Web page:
prisoner boyfriend, and a male prisoner, now on a methadone program,
who before his admission to that program was injecting himself as many
as 80 times a month in jail.

"We'd go in and count the needle holes and find 80 injection sites
over the previous month."

Of note is that Dr. Ford was responding to a question about how easy
it is in the Canadian penitentiary system for inmates to get hard drugs.

In its formal position paper, the OMA cast the issue as a matter of
wide public concern. It said: "Despite their illegality, the penalties
for their use and the significant amounts of money and effort spent by
correctional services to stop their entry, illegal drugs do get into
prisons and prisoners do use them." And prisoners "return to the
community and when they do, if they are infected with HIV or hepatitis
C, they can and do infect others."

In the words of OMA president John Rapin yesterday: "We should all be
concerned about disease spreading through our prison systems because
we are at risk."

But Dr. Ford, who is the chair of the OMA committee on HIV infection,
also said it is "a refined form of obscenity" that while prisons
provide some education about cleaning needles and safe IV drug use,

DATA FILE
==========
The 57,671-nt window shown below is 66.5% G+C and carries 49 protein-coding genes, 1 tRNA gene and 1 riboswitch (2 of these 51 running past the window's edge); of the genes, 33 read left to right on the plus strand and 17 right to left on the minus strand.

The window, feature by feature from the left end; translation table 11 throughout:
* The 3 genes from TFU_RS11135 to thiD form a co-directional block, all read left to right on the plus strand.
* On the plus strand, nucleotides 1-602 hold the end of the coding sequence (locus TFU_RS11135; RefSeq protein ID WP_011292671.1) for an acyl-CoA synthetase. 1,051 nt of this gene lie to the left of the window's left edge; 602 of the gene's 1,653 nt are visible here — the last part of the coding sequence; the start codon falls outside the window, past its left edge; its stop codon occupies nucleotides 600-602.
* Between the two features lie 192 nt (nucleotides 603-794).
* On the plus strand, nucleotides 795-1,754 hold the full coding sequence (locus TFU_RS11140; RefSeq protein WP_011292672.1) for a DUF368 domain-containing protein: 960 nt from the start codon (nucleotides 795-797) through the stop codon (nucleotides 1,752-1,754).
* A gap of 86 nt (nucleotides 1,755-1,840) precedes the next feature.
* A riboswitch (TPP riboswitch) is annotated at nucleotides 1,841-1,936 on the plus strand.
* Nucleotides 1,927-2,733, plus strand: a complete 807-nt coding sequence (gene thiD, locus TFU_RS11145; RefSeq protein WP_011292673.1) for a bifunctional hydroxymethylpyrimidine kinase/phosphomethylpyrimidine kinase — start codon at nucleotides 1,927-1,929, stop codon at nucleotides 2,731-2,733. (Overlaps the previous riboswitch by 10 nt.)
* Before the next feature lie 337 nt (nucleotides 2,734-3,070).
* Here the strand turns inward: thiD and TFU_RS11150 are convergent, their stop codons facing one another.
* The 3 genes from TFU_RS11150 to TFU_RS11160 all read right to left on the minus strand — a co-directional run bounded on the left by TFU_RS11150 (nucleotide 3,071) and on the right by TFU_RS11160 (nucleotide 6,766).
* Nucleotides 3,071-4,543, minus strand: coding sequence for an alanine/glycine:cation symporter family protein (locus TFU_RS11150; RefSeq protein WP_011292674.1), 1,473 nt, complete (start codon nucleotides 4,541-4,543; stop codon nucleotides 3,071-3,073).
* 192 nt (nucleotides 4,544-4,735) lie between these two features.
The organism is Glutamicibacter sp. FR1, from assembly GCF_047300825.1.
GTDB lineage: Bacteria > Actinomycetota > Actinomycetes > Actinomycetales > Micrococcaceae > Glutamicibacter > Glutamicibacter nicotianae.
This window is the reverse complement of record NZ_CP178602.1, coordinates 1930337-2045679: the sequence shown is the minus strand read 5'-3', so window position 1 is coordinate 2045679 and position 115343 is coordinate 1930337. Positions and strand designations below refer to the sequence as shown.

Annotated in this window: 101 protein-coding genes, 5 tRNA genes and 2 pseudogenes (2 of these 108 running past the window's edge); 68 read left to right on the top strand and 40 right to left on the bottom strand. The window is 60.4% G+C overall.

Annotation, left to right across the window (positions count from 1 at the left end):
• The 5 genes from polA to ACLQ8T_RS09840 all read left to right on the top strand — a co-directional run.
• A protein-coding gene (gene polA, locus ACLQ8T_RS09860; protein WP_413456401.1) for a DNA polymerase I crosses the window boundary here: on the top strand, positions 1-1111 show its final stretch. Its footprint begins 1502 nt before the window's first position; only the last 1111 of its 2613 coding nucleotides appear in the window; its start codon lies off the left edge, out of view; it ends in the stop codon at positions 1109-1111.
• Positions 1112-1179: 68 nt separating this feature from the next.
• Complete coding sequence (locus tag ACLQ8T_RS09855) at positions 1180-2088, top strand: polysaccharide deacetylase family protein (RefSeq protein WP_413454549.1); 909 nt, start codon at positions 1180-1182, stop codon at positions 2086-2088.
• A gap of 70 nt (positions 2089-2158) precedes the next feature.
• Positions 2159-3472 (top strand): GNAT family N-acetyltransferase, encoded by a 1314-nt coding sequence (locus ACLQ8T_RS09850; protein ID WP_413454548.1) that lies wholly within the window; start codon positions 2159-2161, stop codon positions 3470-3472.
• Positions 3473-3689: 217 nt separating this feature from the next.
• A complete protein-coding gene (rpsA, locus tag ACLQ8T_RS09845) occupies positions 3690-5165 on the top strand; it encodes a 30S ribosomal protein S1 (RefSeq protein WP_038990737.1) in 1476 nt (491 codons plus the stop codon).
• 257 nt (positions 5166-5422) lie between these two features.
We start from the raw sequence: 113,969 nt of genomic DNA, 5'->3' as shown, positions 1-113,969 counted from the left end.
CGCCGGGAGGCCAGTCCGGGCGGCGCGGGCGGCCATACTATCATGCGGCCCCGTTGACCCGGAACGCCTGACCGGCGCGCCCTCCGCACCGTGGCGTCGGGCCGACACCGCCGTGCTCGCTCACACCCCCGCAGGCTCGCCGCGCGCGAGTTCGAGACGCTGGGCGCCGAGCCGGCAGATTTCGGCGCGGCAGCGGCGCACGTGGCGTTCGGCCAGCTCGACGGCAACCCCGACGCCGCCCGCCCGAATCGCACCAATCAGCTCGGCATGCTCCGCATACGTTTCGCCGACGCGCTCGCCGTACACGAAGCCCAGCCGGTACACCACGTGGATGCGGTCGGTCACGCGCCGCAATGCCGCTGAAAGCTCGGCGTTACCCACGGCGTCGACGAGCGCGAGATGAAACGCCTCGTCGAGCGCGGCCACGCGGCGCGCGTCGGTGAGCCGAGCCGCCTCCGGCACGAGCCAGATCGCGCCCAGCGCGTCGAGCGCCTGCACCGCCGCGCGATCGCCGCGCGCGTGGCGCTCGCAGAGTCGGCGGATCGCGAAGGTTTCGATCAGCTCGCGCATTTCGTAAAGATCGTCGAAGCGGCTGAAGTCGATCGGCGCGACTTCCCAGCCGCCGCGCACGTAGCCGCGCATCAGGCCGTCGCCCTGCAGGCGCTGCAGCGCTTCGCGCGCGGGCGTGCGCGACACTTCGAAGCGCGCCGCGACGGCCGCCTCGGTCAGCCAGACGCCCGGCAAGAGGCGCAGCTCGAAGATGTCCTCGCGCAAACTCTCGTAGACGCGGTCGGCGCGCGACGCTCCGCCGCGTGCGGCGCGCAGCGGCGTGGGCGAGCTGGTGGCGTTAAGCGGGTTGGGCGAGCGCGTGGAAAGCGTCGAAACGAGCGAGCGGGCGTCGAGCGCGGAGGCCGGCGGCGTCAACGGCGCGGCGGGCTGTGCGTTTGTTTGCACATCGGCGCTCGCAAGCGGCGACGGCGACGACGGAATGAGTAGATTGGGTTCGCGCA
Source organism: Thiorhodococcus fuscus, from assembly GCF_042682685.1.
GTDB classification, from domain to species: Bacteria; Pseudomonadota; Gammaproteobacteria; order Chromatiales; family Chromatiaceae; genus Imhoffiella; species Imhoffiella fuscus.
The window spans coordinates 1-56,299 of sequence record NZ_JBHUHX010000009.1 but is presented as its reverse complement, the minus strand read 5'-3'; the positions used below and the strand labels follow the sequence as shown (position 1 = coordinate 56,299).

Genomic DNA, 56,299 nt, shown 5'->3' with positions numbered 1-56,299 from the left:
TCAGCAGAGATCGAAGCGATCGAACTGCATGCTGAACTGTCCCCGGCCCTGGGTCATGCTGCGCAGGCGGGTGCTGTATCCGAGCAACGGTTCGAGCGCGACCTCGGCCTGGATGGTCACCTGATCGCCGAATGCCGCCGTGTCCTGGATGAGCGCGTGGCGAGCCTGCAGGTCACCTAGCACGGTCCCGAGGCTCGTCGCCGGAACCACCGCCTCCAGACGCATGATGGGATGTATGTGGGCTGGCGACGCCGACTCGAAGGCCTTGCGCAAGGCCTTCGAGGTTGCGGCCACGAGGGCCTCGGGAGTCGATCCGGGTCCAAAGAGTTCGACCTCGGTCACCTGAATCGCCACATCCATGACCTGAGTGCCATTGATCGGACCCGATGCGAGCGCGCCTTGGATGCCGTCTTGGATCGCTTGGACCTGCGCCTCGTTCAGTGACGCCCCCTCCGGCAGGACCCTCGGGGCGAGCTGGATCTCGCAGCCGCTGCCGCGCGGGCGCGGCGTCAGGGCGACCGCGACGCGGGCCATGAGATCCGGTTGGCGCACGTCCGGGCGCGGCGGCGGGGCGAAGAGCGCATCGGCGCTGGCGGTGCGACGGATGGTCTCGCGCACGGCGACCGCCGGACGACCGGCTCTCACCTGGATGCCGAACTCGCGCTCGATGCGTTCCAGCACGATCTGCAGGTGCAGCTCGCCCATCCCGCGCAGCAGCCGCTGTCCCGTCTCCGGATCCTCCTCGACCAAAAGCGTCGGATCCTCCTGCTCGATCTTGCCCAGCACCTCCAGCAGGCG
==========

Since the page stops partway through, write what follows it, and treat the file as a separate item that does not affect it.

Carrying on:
they "don't let" inmates use that knowledge.

The OMA says more than 50 needle-exchange programs have been
implemented around the world -- including in Switzerland, Germany and
Spain -- and that they have been shown to increase neither drug use
nor risks to prison staff.

Needle exchanges, where users can turn in a used needle and receive a
fresh syringe, are considered part of a harm-reduction program and are
established in most major Canadian cities, where they exist side by
side with a larger societal message that drug use is dangerous and

Dr. Ford sees no reason the same messages can't co-exist in a prison

"Drugs would continue to be illegal. You don't legalize anything."
What a needle exchange would do, he said, is make the prisoners
themselves, and the guards' workplace, safer.

Health Canada estimates that there is an HIV prevalence rate of 0.18
per cent, or less than one-fifth of 1 per cent, in the general
population, while CSC statistics show that as of 2001, there were 223
reported cases of HIV in federal prisoners out of a prison population
of about 12,700 -- a prevalence rate of 1.8 per cent, or 10 times higher.

Almost 3,000 federal inmates, or about 23 per cent, are infected with
hepatitis C, which, like HIV, is transmissible either by
needle-sharing or sexual contact. And a 1995 CSC survey showed that
fully 38 per cent of prisoners reported having used illegal drugs
since being behind bars.

Drug use, Dr. Ford said, is not something people want to talk about,
in or out of prison. In the city of Kingston, where the 64-year-old
lives and works, "we have a needle exchange, and we exchange many
thousands of needles every month. Many of those who are using are
going to end up in prison. So all in all, it's a pretty glum scene."